The barley must be safely stored to maintain the grain vigour for germination. Storage at a malt house is normally in vertical silos made of steel or concrete for ease of use; but may be in flat stores when large amounts of grain is to be stored. The grain is stored in a manner that protects it from moisture and pests. A typical silo will store between 5,000 and 20,000 tons of clean dry barley ready for malting.
During storage the temperature of the silo is measured and monitored over time as a temperature increase can indicate insect activity. Additional equipment may be used to keep the grain temperature below 18 °C to inhibit insect growth. Silos are normally fitted with a system for rotating grain from one silo to another to break-up hot spots within the grain. A fumigation system can be used to administer a fumigant (normally phosphine) to the silo.
A batch of malt is known as a piece and a piece can be as large as 400 tons. Below a standardised base malt protocol is described:
Steeping is the start of the active malting process, steep water is added to cover the grain and the grain moisture content increases from around 12% to between 40 and 45%. In a modern pneumatic malt house, the grain is alternatively submerged (wet stand) and then drained (an air rest) for two or three cycles to achieve the target grain moisture content and chit count.
Wet Stand When the grain is immersed in water (known as a wet stand), air is bubbled through the slurry of water and grain periodically. The aim of this aeration is to keep the process aerobic to maximize barley growth. Other advantages of the rousing are to get good mixing, to loosen dirt and to even out hydrostatic pressures at the bottom of the steep vessels. (Air flow rate: 1.5m3/ton per hour)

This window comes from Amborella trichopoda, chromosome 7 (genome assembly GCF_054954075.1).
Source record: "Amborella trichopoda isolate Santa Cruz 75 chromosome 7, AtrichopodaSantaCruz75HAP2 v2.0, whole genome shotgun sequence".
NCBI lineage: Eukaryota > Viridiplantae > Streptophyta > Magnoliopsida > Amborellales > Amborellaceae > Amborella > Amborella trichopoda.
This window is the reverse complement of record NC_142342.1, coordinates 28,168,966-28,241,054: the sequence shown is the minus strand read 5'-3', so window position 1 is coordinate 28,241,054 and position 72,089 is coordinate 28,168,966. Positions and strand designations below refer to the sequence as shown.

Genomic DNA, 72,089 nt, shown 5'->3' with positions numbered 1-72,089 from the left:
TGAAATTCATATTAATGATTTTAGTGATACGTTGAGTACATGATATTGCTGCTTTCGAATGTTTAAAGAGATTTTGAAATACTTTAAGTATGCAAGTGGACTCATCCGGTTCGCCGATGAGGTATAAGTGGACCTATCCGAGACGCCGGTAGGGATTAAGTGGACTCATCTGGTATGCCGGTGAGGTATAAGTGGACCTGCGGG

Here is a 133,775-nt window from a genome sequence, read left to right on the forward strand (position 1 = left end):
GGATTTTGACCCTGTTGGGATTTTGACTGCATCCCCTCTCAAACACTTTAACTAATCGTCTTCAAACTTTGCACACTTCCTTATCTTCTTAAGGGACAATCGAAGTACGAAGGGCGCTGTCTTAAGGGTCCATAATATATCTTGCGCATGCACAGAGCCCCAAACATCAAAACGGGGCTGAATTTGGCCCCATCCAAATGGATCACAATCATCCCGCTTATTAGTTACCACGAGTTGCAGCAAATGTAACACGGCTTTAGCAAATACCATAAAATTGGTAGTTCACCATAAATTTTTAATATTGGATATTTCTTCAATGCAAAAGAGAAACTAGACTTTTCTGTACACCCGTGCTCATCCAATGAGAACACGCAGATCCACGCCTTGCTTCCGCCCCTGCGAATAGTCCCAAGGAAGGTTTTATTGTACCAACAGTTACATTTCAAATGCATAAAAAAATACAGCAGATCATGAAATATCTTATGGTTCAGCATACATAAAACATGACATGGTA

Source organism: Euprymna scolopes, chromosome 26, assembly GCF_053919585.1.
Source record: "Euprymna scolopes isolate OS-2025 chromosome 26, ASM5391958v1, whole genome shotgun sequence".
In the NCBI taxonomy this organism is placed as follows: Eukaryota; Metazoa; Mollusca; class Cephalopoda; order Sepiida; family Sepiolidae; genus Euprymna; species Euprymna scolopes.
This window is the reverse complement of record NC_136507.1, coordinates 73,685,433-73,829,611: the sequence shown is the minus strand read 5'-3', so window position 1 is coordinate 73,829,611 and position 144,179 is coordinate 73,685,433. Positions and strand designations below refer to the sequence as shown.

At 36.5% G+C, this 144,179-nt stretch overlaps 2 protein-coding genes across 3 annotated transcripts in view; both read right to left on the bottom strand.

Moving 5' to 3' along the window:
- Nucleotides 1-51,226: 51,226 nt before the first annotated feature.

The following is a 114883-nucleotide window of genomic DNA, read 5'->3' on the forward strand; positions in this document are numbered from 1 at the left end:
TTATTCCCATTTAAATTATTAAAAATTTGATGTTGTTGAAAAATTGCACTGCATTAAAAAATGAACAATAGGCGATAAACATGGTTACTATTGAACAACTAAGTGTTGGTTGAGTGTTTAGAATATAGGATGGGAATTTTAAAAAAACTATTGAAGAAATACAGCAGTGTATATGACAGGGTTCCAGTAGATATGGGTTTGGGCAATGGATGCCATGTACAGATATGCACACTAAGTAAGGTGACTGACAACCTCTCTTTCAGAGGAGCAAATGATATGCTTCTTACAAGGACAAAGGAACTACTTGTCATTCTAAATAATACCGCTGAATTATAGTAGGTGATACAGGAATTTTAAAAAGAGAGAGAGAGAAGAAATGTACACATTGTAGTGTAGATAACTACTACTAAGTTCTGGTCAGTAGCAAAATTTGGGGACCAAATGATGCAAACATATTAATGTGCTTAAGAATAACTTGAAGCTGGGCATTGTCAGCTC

Air rest or dry stand. At the end of the wet stand the water is drained out and this is the start of the air rest. During the air rest, fans are run to supply fresh oxygen and to remove excess CO2 produced by grain respiration. The temperature of the air supplied is important as it shouldn't impact on the grain temperature during steeping (10 to 15 °C). The aeration requirements (cubic metres per ton per minute) are higher in the second and third air rests as the grain metabolic activity is higher. (Air flow rate: 300m3/ton per hour).
At the end of steeping the grain is cast-out to germination. Cast-out may be done as a slurry during a wet stand or as moist grain during an air rest.
The aim of germination is to grow the barley grains. This allows the development of malt enzymes, and these enzymes modify the structure of the barley endosperm by breaking down the cell walls and the protein matrix. Germination produces a large amount of heat; if safety precautions are not taken the malt will burn.